Each bill Democrats filed Wednesday was a joint effort between the House and the Senate.

They included repealing the state’s pension tax and defunct 1931 abortion ban, growing the earned income tax credit, expanding civil rights protections to include sexual orientation and gender identity, and requiring prevailing wages in government-sponsored construction projects.

The state's earned income tax credit is based on a federal credit and offers tax breaks to low- and middle- income workers.

“Our first and only order of business is to tackle the real challenges that folks are facing by implementing an agenda that makes Michigan an even better place to call home,” Senate Majority Leader Winnie Brinks (D-Grand Rapids) said in a press release.

It’s uncertain how long it would take for Democrats to pass any of these bills.

Amber McCann, a spokesperson for Speaker Tate, said they’re not laying out a timeline for any votes on bills.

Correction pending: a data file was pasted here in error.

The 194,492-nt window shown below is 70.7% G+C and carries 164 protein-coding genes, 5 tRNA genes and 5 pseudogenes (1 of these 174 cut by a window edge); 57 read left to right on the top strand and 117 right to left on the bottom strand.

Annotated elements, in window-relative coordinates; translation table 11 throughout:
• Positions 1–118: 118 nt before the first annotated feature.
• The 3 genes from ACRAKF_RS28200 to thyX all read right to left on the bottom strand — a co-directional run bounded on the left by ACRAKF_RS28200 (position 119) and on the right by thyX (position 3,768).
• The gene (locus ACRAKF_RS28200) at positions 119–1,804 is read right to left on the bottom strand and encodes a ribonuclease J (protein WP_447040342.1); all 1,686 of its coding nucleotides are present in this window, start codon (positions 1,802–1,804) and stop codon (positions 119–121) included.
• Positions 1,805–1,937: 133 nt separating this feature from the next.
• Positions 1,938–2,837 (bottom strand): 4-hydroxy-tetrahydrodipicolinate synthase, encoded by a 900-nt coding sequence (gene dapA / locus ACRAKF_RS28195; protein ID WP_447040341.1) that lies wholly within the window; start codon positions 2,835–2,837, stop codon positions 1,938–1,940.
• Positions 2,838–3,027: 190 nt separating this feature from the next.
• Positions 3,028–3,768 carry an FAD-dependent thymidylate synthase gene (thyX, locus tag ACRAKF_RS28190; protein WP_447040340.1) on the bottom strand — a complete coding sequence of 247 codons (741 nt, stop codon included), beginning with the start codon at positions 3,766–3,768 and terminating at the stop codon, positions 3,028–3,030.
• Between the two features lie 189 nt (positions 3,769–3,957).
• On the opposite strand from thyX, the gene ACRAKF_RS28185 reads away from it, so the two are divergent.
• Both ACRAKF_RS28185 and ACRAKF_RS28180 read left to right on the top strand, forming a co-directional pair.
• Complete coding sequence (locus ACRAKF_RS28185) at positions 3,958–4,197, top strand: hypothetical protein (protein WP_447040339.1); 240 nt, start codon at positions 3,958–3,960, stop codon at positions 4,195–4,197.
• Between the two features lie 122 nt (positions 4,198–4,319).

“Committee chairs will be announced soon, and the speaker is going to respect the chairs to do the work in committees,” she said.

When asked if assignments could come as early as Thursday — the second day of the legislative session — she said “anything’s possible.”

On the Republican side of the aisle, the first bills filed deal with tax policy.

Like the Democratic-sponsored bills, the GOP proposals would also cut taxes for retired workers and raise the earned income tax credit from 6% to 20% of the federal credit.

Both parties had supported legislation to raise it last session, but time ran out before the bills could get voted out of the Legislature. Some worried that meant residents would have to wait another year before they could apply it to their taxes.

House Minority Leader Matt Hall (R-Richland Twp) said his caucus’s version would retroactively allow residents to claim the credit on this year’s tax forms.

“We’re calling on Governor Whitmer and the legislative Democrats to get this done now. Because if we get this done now, when people file their tax returns this year, they can get that relief. If we drag this thing out, then they’d have to file an amended return to do it,” Hall said Wednesday.